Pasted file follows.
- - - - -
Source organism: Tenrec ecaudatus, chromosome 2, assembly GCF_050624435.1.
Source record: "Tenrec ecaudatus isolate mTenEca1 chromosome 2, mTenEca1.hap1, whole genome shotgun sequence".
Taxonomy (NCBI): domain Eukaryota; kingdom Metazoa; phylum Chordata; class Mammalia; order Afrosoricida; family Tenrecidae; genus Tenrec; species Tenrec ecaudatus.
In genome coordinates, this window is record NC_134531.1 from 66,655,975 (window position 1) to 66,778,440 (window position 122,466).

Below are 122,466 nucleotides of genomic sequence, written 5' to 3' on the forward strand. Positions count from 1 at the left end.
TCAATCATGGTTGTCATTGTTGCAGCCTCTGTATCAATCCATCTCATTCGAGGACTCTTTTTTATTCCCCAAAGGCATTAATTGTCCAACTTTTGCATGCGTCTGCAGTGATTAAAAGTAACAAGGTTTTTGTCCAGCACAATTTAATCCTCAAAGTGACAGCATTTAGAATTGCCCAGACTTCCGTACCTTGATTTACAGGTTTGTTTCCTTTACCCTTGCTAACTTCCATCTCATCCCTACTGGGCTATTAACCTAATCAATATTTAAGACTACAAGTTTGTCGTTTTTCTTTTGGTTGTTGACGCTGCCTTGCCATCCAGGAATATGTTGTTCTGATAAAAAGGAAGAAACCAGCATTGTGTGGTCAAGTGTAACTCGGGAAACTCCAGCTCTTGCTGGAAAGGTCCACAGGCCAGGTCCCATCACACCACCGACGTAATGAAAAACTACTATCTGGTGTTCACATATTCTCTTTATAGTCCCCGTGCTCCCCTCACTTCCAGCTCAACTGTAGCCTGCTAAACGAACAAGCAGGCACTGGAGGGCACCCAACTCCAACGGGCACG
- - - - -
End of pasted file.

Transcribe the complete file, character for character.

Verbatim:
Source organism: Tenrec ecaudatus, chromosome 2, assembly GCF_050624435.1.
Source record: "Tenrec ecaudatus isolate mTenEca1 chromosome 2, mTenEca1.hap1, whole genome shotgun sequence".
Taxonomy (NCBI): domain Eukaryota; kingdom Metazoa; phylum Chordata; class Mammalia; order Afrosoricida; family Tenrecidae; genus Tenrec; species Tenrec ecaudatus.
In genome coordinates, this window is record NC_134531.1 from 66,655,975 (window position 1) to 66,778,440 (window position 122,466).

Below are 122,466 nucleotides of genomic sequence, written 5' to 3' on the forward strand. Positions count from 1 at the left end.
TCAATCATGGTTGTCATTGTTGCAGCCTCTGTATCAATCCATCTCATTCGAGGACTCTTTTTTATTCCCCAAAGGCATTAATTGTCCAACTTTTGCATGCGTCTGCAGTGATTAAAAGTAACAAGGTTTTTGTCCAGCACAATTTAATCCTCAAAGTGACAGCATTTAGAATTGCCCAGACTTCCGTACCTTGATTTACAGGTTTGTTTCCTTTACCCTTGCTAACTTCCATCTCATCCCTACTGGGCTATTAACCTAATCAATATTTAAGACTACAAGTTTGTCGTTTTTCTTTTGGTTGTTGACGCTGCCTTGCCATCCAGGAATATGTTGTTCTGATAAAAAGGAAGAAACCAGCATTGTGTGGTCAAGTGTAACTCGGGAAACTCCAGCTCTTGCTGGAAAGGTCCACAGGCCAGGTCCCATCACACCACCGACGTAATGAAAAACTACTATCTGGTGTTCACATATTCTCTTTATAGTCCCCGTGCTCCCCTCACTTCCAGCTCAACTGTAGCCTGCTAAACGAACAAGCAGGCACTGGAGGGCACCCAACTCCAACGGGCACG